Coalitions And The Myth Of The Strong Government

With the newly formed coalition of Conservative and Liberal Democrat MPs there has been an increasing amount of talking about how coalitions are a weaker or more unstable form of government than a majority, like the government Labour ran. This depends on how you define a strong government. Most people take this to mean a Government that can make decisive moves fast, without interference from other parties. However this type of government can easily become one which makes foolish decisions and leads the country astray precisely because there is no input from the other parties, parties that represent a huge percentage of the country. The purpose of the establishment in a democracy like ours is to serve these people and so a strong government might be better defined as one which best represents the people. A party that doesn’t consult others and moves ahead regardless of opposition can make a lot of mistakes, but a coalition government of two parties that have to consult each other on every policy and law that they want to push through the house of commons is more democratic, more representative and less likely to make rash moves that effect everyone, regardless of what party they voted for.

The Conservatives only represented 36% of the voters in Britain and if they had created a government on their own they would have been put in power by much less than half of the people in the country. Their decision to make a coalition has given us a government that represents 59% of the voters, a much greater percentage of people than Labour ever represented at only 35% of the vote in 2005. This fact alone makes it more democratic and in an increasing number of peoples eyes, better.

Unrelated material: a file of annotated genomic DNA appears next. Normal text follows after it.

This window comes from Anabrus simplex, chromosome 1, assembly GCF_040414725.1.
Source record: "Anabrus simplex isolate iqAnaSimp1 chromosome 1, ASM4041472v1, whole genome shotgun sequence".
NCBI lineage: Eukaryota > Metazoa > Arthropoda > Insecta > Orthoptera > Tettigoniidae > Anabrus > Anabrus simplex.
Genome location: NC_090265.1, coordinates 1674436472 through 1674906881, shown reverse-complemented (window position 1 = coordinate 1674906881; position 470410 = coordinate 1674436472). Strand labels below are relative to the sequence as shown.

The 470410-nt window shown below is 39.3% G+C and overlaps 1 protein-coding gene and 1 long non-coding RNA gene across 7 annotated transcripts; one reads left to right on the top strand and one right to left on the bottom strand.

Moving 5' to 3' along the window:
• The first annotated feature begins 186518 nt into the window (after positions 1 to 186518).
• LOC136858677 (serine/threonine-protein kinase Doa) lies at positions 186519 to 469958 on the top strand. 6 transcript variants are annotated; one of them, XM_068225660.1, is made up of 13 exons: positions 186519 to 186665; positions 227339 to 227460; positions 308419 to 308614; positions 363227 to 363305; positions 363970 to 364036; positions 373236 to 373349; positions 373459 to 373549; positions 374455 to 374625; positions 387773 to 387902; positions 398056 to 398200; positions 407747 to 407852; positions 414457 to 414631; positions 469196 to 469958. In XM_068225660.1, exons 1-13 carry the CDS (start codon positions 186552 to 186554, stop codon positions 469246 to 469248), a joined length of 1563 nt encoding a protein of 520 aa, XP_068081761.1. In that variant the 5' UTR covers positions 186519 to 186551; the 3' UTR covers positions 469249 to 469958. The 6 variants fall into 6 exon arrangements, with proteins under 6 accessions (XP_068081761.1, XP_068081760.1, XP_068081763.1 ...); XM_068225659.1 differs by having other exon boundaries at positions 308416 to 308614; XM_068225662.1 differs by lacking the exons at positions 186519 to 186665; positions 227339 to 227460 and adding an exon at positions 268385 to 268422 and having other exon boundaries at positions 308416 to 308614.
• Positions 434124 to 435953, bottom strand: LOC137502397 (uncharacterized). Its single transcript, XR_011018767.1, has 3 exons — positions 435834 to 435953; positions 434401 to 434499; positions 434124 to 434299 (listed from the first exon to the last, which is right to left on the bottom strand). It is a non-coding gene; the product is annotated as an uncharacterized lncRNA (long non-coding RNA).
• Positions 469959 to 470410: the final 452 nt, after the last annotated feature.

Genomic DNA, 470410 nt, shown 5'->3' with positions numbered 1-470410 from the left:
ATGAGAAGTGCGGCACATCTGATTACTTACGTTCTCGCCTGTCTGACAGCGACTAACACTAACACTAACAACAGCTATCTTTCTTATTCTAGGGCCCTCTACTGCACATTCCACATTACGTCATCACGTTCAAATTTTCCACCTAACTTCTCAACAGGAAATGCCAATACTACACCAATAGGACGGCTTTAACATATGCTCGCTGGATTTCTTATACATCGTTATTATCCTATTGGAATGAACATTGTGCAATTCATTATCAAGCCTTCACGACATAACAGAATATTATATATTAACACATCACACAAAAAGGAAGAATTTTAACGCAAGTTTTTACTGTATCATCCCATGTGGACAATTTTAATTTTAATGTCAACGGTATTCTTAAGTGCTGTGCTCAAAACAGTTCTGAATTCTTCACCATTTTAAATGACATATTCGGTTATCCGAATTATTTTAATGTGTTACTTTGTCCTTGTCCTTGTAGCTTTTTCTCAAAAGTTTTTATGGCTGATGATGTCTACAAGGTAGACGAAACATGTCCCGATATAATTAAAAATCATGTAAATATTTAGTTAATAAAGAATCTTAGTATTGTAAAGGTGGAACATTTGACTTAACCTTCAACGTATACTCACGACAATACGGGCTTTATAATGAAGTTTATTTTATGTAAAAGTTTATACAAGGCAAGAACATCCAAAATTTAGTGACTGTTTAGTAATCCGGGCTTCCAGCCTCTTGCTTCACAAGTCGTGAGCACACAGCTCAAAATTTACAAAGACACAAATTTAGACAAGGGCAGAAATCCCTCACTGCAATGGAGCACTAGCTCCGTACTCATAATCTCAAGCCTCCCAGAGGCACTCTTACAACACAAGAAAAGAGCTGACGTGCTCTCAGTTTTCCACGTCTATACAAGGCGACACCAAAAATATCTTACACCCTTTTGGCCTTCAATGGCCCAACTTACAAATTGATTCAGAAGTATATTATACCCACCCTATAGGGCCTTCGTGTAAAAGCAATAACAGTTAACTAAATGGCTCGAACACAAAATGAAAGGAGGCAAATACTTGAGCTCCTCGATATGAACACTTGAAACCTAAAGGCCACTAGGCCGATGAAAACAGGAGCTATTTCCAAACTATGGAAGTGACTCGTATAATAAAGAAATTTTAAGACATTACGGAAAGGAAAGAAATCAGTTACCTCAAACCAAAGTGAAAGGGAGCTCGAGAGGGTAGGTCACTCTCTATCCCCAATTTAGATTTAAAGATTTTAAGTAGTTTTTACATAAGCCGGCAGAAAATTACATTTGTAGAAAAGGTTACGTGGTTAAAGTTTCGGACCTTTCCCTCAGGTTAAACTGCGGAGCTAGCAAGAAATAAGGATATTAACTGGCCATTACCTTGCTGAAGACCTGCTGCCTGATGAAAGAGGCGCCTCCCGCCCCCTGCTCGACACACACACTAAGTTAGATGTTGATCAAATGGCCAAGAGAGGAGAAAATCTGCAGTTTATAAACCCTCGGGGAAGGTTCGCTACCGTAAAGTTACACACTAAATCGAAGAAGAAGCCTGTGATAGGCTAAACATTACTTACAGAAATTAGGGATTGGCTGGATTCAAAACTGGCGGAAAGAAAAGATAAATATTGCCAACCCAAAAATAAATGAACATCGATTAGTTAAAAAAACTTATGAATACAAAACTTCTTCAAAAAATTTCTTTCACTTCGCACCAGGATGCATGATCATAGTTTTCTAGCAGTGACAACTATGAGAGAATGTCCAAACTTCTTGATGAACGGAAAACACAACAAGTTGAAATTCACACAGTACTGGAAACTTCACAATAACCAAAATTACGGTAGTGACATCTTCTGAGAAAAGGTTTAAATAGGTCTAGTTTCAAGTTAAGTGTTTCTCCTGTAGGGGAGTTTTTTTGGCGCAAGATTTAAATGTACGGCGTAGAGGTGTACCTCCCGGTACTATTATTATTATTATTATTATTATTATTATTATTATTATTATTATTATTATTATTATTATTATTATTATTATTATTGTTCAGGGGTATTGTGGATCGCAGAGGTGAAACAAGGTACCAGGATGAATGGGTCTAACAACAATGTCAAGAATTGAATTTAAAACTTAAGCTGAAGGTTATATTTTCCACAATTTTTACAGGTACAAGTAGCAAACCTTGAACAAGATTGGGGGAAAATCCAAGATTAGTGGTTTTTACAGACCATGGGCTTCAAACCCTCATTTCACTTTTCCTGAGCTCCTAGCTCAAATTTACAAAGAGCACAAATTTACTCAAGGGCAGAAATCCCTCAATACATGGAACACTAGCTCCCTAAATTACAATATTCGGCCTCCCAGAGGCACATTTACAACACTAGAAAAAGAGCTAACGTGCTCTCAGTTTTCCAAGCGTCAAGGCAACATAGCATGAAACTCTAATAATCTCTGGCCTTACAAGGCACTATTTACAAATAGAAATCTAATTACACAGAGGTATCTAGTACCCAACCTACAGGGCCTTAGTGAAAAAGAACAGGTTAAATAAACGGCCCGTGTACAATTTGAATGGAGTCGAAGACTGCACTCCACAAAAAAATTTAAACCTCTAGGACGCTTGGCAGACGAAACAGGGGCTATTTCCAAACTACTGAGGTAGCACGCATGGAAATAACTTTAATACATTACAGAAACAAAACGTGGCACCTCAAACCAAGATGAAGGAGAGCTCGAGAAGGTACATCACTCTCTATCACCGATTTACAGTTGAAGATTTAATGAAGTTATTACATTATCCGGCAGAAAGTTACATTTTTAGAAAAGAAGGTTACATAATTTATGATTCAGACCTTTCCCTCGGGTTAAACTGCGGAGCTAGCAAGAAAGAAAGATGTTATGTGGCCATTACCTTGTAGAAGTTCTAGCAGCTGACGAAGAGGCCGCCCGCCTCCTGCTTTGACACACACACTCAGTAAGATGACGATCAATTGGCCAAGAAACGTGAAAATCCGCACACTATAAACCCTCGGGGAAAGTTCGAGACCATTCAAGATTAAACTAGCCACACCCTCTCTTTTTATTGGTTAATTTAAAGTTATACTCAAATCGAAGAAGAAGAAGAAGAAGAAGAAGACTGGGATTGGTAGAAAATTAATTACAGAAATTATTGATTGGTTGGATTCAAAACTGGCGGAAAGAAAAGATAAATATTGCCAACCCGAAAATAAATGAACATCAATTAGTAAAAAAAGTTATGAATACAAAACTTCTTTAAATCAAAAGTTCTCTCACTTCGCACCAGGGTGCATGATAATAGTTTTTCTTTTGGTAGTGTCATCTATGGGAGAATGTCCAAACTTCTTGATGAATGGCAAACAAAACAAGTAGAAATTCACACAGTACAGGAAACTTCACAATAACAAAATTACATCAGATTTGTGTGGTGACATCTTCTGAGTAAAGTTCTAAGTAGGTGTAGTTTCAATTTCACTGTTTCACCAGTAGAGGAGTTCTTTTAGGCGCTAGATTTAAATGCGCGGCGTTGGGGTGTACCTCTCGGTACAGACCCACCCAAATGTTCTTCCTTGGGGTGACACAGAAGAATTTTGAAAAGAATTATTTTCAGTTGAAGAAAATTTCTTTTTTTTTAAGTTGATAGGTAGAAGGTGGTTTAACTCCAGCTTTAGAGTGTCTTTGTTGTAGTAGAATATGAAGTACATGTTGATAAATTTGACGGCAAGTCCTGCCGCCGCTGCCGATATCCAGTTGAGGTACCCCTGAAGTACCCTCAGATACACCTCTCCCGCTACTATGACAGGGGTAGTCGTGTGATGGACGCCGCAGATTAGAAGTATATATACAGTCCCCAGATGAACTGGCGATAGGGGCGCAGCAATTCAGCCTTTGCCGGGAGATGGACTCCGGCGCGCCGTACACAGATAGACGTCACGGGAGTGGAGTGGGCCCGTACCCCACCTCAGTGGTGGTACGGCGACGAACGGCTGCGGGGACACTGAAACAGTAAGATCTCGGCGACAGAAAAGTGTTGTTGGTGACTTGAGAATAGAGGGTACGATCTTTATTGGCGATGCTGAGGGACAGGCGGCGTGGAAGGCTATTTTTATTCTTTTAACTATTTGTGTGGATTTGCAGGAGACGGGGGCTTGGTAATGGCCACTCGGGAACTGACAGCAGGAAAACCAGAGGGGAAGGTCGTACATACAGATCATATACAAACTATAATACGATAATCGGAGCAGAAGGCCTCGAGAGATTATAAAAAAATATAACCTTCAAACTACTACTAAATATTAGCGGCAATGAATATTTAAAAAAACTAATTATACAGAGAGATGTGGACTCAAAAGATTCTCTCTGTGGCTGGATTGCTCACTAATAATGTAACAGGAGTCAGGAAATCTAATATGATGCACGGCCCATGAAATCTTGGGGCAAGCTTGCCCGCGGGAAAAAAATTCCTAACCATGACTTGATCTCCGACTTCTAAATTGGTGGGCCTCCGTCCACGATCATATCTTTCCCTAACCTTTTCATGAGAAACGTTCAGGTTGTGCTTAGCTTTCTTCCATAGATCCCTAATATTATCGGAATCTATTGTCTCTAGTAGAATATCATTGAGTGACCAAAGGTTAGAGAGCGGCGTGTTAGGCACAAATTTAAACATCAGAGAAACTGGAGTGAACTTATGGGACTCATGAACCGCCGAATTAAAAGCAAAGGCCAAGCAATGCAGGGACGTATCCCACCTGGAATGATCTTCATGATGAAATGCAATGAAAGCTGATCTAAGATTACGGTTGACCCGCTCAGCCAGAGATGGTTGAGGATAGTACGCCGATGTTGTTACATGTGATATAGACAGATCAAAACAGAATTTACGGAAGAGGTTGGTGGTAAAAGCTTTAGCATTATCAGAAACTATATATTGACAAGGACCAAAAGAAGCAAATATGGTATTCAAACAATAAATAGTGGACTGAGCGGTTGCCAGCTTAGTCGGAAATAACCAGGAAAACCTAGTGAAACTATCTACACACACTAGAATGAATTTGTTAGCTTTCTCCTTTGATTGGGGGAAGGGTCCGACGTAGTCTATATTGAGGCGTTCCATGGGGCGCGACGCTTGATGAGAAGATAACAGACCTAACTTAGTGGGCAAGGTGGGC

The way people think about coalition governments is very important for the future of our political system as there is a growing movement to adopt the Proportional Representation model of voting which allocates seats depending on the percentage of the vote a party gets. This would mean that in this election instead of getting almost 25% of the vote and only a sixth of the seats the Liberal Democrats would have been give 25% of the seats. This means that your vote would really count as it would directly translate into seats, rather than possibly being ignored.

The current government seems to be set on a course of reconciliation between two parties which have very different ideologies but have come together to create a government. More than just deciding the direction the country goes in the next five years, this new coalition’s success could make or break the attempts to reform our electoral system in way that would radically alter the level of influence every voter has on a government that can so deeply affect their lives.

Ewan Lindley

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